Parishioners with homes along the bayou are being encouraged to build devotionals in their backyards and show “reverence and respect” when the Blessed Sacrament passes by on Tuesday.
Malise Buford participates in the procession annually “in thanksgiving for the gift of my faith that was preserved and carried down by the Acadians when they were persecuted for their Catholic faith.” She said her participation has helped her deepen her love for Eucharistic adoration to which she was introduced in her youth and only returned “much later in life.”
“This beautiful and profound procession of Our Lord drew me deeper into the source and summit of our faith, the Eucharist.”
Father Champagne grew up in Leonville, north of Lafayette and through which Bayou Teche runs. He recalled playing along the waterway as a boy. He joined the CJC community in 1988 and was ordained a priest in 1994. His community has eight priests and five sisters; the community assists at parishes and operates a retreat center. Father Champagne also teaches at Notre Dame Seminary in New Orleans.
The procession has grown since its inception and now draws about 3,000 participants and 60 to 70 boats.
The faithful can participate in one or more of the stops along the way, walk in the processions to and from the bayou or register to ride on a boat.
The event will conclude at 5:30pm, with solemn vespers and Benediction at St. Peter Church.
Pope Francis has granted participants the opportunity to obtain a plenary indulgence through participation in the morning Mass and one or more of the subsequent devotions. Confession is required to receive the plenary indulgence; mobile confessionals will be located along the route so that the faithful may receive the sacrament. About 200 participants went to confession at the 2022 event; Buford was among the volunteers who set up the mobile confessionals and prayed the Divine Mercy Chaplet with penitents as they waited in confession lines.
Although the weather is hot in the bayou, it is a picturesque route, according to Father Champagne, “with beautiful oak trees that are as much as 400 years old.”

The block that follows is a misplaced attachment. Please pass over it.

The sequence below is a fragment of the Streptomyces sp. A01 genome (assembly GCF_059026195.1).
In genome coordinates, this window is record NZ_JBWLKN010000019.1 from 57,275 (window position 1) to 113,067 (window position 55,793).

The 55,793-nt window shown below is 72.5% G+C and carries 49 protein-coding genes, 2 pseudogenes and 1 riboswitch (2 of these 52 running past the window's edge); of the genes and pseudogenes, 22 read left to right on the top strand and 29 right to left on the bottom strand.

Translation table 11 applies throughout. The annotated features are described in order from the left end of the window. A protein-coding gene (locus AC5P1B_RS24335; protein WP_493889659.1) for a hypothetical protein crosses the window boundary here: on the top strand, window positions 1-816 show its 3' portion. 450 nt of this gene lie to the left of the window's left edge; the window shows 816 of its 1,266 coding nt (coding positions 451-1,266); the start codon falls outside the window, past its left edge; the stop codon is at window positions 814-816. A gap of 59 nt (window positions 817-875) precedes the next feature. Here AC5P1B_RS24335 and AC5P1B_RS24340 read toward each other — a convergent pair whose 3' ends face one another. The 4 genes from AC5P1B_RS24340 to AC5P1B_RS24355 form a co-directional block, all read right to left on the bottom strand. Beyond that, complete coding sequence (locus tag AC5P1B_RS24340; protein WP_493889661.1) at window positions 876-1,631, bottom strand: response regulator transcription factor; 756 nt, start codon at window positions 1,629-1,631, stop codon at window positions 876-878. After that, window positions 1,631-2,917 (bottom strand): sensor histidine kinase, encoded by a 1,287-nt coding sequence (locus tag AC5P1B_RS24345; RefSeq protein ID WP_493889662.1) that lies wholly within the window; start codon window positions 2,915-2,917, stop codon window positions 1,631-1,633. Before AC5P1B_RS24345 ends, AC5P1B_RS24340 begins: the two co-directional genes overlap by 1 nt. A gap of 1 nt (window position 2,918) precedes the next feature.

An army of volunteers is required to put on the event, he explained, including 40 altar servers, people to carry statues of the Blessed Mother and St. Joseph and the canopy over the monstrance, and even young girls to drop rose petals in front of the on-foot portion of the procession.
The special petition of this year’s event, Father Champagne said, is for the end of gun violence, which has begun plaguing some small towns of the region: “We want to beseech the Prince of Peace to bring peace into our hearts and communities. Only God can give us the peace that we seek.”
In a first for the annual Eucharistic procession, in 2024, organizers will take it to the region’s largest waterway, the Mississippi River. The two-day, 130-mile boat procession will begin in Baton Rouge and head to New Orleans, making use of large tugboats and barges. A Host in a 15-foot monstrance, currently under construction, will be the centerpiece of the event.
Next year will mark the 10th anniversary of the procession, and the aim is, according to the priest at the helm, to “usher us into the missionary phase of the National Eucharistic Revival.”
For her part, Buford awaits the reverent festivities this year. The Bayou Teche route passes behind her home, she noted, and “I wait in great anticipation for our Eucharistic Lord to radiate his glory as he passes by in procession on the feast of the Assumption of the Blessed Virgin Mary, patroness of the Acadian people.”